Thursday, May 19, 2005

Recommended Reading: What Really Happens with Weblogs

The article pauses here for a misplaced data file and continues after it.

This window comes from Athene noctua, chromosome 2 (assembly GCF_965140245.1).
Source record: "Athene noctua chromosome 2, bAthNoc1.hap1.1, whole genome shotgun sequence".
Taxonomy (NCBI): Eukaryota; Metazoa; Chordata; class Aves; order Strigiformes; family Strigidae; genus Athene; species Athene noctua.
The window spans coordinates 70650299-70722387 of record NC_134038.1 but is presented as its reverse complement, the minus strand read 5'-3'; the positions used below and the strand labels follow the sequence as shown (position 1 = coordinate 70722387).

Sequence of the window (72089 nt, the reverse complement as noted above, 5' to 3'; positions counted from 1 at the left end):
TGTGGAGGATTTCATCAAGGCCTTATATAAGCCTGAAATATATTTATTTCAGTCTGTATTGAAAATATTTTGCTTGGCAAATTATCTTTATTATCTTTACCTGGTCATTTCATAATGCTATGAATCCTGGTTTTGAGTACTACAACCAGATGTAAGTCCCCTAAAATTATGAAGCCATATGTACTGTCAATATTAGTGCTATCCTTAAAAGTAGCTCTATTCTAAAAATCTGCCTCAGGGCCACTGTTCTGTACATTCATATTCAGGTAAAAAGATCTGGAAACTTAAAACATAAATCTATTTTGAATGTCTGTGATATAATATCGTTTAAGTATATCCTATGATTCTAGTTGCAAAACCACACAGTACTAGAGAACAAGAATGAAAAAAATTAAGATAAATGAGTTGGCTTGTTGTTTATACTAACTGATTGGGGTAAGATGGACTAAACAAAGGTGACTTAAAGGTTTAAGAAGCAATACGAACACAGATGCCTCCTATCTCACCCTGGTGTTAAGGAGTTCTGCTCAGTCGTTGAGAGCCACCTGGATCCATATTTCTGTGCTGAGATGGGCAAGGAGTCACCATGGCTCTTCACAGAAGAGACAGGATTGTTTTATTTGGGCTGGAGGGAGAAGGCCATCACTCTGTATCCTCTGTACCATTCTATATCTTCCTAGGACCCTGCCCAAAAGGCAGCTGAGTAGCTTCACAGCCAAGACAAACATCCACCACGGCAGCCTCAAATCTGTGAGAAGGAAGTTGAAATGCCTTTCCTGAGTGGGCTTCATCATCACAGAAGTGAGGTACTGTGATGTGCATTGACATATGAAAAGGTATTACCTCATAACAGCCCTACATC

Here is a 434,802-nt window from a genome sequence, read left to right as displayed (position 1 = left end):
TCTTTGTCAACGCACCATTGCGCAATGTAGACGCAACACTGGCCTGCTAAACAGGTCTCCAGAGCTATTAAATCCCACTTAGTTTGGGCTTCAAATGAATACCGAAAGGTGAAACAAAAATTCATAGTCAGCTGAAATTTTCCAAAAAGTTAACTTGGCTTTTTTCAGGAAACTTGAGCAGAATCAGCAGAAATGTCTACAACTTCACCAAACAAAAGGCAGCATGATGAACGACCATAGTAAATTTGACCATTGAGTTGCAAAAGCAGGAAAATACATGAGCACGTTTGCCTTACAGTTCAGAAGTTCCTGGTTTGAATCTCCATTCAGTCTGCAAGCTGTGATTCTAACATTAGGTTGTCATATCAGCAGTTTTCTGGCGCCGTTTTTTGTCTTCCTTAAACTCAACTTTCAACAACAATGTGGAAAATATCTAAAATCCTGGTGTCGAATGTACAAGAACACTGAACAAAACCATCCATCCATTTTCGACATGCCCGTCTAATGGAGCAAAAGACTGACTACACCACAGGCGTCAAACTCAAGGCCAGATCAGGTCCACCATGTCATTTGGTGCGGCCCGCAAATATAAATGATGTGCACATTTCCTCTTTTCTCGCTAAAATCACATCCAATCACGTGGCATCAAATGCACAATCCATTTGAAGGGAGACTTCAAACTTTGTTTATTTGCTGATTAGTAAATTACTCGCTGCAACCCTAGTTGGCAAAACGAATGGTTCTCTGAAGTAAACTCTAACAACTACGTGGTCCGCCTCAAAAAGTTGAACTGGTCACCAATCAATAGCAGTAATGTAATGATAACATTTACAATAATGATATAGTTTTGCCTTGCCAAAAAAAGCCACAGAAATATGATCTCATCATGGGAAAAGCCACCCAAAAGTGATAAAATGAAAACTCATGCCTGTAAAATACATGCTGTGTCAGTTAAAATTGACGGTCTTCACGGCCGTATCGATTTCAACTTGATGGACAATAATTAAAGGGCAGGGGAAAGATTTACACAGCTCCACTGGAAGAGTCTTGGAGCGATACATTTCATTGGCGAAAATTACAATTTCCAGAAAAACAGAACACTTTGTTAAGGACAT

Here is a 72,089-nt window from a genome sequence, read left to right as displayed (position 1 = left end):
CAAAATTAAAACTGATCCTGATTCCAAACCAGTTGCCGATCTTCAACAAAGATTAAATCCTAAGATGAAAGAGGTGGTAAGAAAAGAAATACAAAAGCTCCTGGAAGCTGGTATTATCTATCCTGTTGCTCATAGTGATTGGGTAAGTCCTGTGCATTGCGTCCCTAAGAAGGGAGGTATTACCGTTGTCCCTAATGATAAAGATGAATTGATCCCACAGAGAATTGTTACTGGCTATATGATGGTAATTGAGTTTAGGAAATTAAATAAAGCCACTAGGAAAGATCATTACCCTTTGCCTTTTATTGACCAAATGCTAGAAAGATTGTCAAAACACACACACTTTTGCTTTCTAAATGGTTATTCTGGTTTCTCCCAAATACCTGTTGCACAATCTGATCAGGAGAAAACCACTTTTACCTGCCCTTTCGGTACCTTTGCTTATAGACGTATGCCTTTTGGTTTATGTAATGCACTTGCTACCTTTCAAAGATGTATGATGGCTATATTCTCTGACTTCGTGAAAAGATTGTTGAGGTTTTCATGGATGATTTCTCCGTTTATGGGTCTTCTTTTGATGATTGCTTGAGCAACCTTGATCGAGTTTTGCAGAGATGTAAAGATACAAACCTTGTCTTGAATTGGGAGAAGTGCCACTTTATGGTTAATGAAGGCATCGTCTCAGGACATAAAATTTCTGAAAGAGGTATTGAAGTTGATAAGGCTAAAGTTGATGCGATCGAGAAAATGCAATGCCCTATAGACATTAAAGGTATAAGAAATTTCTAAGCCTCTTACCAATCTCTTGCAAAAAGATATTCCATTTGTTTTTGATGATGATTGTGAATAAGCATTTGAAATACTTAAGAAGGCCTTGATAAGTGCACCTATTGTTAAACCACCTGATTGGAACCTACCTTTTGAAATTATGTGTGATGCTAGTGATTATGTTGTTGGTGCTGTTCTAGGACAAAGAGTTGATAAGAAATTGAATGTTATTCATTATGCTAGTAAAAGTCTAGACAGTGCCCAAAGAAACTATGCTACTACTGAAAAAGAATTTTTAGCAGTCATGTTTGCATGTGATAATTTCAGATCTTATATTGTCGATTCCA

David Scott has a great nose for many things in our industry, so it was a pleasure to read his recent post on the new Pew Internet and American Life Project Report on Weblogs (PDF format, a bit of a bulky download). David shrewdly picks up on the lack of substantiation in the report for a Reuters story's claims that the report dispels the notion that weblogs are replacing mainstream media outlets. There's this ongoing neurosis in news organizations about being usurped by weblogs, when in fact, as David points out, they play a role in forming news distinct from most traditional journalism. As he notes, "It is better to think of the Web as a huge city teaming with individuals and blogs as the sounds of independent voices just like the street corner soapbox preacher or that friend of yours who always recommends the best books." In short, weblogs are us, the royal "we" of personal content. Some of us even know how to monetize our skills through weblogs, but at the end of the day weblogs are the voices of people that flow into formal news coverage - voices that are not recognized oftentimes as legitimate sources, not attributed as sources or vetted as reliable sources often enough by journalists. To disrespect weblogs as news content sources is to disrespect sources in general and to be tied to the narcissistic journalism that plagues much of our U.S. news media. The news has to spring from somewhere, so it may as well be from people who have the courage to write about events with passion and conviction - and hopefully with facts. But we'll leave that last part to the journalists, won't we...?
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